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Masterpiece | Wolf Hall

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Episode 6 Preview See an exclusive preview of the season finale of Wolf Hall.

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Tony® Award-winning actor Mark Rylance (Twelfth Night) and Emmy® and Golden Globe® Award-winner Damian Lewis (Homeland) star in the six-hour television miniseries adapted from Hilary Mantel’s best-selling Booker Prize-winning novels: Wolf Hall and its sequel, Bring Up the Bodies. The television event presents an intimate and provocative portrait of Thomas Cromwell, the brilliant and enigmatic consigliere to King Henry VIII, as he maneuvers the corridors of power at the Tudor court.

Episode 1
See how Wolsey’s restoration to the king’s favor lies with the loyal Cromwell.

Episode 2
Learn why Cromwell remains in London after Wolsey is forced to move to York.

Episode 3
See why Cromwell’s enemies keep a close watch on him after Henry’s marriage to Anne.

Episode 4
Follow Cromwell’s actions when Anne gives birth to a girl, not Henry’s longed-for male heir.

Episode 5
See why Henry begins to take notice of Jane Seymour.

Episode 6
Learn why Henry instructs Cromwell to rid him of his second queen.

Watch Online

Watch Online

Watch full episodes of Wolf Hall streaming online for a limited time.


BAFTA Award-winner Peter Kosminsky (White Oleander, The Government Inspector) directs this flagship MASTERPIECE production adapted by Oscar® nominee Peter Straughan (Tinker Tailor Soldier Spy). Filmed entirely on location in England at National Trust properties, Wolf Hall is a Playground Entertainment and Company Pictures production for BBC and MASTERPIECE in association with BBC Worldwide, Altus Media and Prescience. MASTERPIECE is presented by WGBH Boston. Viking River Cruises is the exclusive corporate funder of Wolf Hall on MASTERPIECE.

Mark Rylance is Thomas Cromwell, a brutal blacksmith’s son who rises from the ashes of personal disaster, and deftly picks his way through a court where ‘man is wolf to man.’ Damian Lewis is King Henry VIII, haunted by his brother’s premature death and obsessed with protecting the Tudor dynasty by securing his succession with a male heir to the throne.

Told from Cromwell’s perspective, Wolf Hall follows the complex machinations and back room dealings of this pragmatic and accomplished power broker – from humble beginnings and with an enigmatic past – who must serve king and country while dealing with deadly political intrigue, Henry VIII’s tempestuous relationship with Anne Boleyn and the religious upheavals of the Protestant reformation.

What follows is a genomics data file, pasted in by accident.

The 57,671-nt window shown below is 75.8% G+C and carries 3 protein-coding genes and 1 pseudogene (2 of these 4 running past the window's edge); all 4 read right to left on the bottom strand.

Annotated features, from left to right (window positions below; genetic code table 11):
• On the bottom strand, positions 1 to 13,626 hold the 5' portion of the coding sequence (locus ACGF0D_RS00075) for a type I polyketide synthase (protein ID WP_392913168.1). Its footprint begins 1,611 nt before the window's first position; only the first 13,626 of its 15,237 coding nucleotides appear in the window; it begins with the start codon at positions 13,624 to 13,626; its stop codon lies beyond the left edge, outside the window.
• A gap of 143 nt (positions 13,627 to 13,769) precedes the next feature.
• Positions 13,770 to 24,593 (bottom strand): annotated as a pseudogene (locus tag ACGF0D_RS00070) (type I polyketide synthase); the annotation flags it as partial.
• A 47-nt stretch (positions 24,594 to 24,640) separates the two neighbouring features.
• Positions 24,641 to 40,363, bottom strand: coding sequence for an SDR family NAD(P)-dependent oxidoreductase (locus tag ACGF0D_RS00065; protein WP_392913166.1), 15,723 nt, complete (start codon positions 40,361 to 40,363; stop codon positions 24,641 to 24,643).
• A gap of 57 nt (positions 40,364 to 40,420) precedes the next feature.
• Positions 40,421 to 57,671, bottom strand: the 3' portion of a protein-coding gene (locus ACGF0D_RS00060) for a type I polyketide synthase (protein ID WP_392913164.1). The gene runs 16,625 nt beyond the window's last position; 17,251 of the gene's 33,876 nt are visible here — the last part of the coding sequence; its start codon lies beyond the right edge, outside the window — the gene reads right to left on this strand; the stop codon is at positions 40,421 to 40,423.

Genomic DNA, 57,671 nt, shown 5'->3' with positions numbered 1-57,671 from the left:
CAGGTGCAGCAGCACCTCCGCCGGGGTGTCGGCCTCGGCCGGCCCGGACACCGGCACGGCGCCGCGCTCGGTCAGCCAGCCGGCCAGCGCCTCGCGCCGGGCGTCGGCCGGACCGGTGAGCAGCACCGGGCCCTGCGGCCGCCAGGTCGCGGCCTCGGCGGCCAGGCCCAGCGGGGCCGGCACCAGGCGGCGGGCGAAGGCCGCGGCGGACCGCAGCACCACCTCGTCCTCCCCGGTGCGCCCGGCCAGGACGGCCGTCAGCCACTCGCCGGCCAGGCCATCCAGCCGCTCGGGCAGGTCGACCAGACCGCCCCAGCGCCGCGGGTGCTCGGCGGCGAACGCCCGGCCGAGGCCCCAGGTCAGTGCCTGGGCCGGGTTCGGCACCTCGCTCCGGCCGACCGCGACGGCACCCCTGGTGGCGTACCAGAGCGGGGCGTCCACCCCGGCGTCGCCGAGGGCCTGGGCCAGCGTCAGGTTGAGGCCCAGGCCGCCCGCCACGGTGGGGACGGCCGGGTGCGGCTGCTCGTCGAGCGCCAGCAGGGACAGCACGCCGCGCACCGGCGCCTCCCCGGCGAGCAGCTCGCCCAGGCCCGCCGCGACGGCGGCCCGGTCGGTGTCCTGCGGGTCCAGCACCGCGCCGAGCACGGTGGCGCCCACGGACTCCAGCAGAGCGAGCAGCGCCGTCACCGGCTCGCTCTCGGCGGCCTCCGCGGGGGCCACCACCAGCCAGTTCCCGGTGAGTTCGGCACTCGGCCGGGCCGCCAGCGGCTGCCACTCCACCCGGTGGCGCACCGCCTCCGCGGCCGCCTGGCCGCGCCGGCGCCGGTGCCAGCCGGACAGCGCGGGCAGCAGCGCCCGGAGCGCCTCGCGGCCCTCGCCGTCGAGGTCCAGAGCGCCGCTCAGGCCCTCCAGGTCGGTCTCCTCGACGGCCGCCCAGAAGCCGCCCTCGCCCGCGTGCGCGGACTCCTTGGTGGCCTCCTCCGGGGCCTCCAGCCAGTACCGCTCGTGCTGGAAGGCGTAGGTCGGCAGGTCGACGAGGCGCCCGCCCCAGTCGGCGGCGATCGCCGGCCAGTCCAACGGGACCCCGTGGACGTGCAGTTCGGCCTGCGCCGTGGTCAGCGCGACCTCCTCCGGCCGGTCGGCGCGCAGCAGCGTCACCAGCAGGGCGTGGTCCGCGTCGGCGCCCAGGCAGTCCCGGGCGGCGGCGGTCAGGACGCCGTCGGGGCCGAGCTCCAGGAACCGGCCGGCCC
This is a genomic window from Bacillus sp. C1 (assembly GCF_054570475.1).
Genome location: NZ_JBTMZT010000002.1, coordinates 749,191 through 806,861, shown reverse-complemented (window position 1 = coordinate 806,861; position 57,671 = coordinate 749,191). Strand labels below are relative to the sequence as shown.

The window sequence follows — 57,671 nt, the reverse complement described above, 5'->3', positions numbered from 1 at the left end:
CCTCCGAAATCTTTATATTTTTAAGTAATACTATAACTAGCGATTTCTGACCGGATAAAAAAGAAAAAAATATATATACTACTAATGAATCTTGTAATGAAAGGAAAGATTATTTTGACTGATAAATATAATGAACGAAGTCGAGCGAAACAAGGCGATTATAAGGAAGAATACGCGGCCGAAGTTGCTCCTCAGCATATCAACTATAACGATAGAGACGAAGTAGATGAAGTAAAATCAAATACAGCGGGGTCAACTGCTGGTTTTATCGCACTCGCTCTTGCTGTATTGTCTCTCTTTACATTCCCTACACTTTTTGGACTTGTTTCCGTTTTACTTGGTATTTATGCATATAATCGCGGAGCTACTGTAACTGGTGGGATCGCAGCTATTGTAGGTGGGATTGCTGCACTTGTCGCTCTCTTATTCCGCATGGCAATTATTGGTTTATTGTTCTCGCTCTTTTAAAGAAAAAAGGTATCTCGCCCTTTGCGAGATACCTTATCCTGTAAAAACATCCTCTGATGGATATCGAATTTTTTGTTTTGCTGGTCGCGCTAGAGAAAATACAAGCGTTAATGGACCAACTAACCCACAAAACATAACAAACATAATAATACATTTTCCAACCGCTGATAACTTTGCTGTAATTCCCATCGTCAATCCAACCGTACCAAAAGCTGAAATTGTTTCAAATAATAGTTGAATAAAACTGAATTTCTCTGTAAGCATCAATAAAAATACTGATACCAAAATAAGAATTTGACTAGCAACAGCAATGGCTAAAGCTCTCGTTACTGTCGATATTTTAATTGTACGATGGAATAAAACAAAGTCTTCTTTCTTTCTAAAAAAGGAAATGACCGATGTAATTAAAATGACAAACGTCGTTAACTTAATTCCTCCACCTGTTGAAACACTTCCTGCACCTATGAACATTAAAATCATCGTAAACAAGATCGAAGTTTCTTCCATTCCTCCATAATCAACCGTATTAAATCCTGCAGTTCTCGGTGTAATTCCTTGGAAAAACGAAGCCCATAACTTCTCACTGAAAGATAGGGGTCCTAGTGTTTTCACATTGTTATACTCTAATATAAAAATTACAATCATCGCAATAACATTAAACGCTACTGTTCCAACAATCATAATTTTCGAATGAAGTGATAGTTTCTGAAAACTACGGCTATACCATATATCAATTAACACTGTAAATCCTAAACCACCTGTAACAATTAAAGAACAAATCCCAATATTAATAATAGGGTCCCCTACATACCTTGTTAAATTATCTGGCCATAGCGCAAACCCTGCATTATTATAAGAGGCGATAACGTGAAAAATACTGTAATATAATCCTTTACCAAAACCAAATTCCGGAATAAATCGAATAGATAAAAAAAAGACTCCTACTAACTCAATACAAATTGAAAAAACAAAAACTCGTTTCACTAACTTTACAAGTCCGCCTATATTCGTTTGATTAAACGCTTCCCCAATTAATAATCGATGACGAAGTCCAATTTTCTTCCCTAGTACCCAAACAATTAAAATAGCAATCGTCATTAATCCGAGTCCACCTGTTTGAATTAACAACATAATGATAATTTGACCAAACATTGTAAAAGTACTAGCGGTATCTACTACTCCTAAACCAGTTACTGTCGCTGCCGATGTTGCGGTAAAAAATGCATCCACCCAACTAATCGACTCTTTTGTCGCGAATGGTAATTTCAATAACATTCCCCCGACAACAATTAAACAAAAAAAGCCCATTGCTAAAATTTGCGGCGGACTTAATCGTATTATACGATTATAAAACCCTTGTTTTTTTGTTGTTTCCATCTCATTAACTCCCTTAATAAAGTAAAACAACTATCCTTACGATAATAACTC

A historical drama for a modern audience, this unromanticized re-telling lifts the veil on the Tudor middle class and the internal struggles England faced on the brink of Reformation. At the center of it all is Cromwell, navigating the moral complexities that accompany the exercise of power, trapped between his desire to do what is right and his instinct to survive.

The cast also includes Claire Foy (Little Dorrit) as the future queen Anne Boleyn, Bernard Hill (Five Days) as the king's military commander the Duke of Norfolk, Anton Lesser (Endeavour) as Thomas More, Mark Gatiss (Sherlock) as Cromwell’s rival advisor Stephen Gardiner, Joanne Whalley (The Borgias) as Henry’s spurned first wife, Katherine of Aragon, and Jonathan Pryce (Cranford) as Cardinal Wolsey, the powerful Lord Chancellor who recognized Cromwell’s potential.

Also appearing are Mathieu Amalric (The Grand Budapest Hotel) as the Spanish ambassador Eustace Chapuys, Charity Wakefield (Sense & Sensibility) as Anne Boleyn’s sister Mary, Richard Dillane (The Dark Knight) as the king’s brother-in-law the Duke of Suffolk, Thomas Brodie-Sangster (Game of Thrones) as Cromwell’s ward Rafe Sadler, Natasha Little (Breathless) as Cromwell’s wife, Liz, and Saskia Reeves (Worricker) as her sister Johane.

The novel Wolf Hall was hailed as “dazzling…historical fiction at its finest” (Bloomberg.com), “spellbinding” (The New York Times) and “a brilliant portrait of a society in the throes of disorienting change” (Washington Post). And Bring Up the Bodies inspired the following: “(Mantel’s) characters are real and vivid people who bring to life the clash of ideals that gripped England at the time. She makes the past present and vital” (The Economist).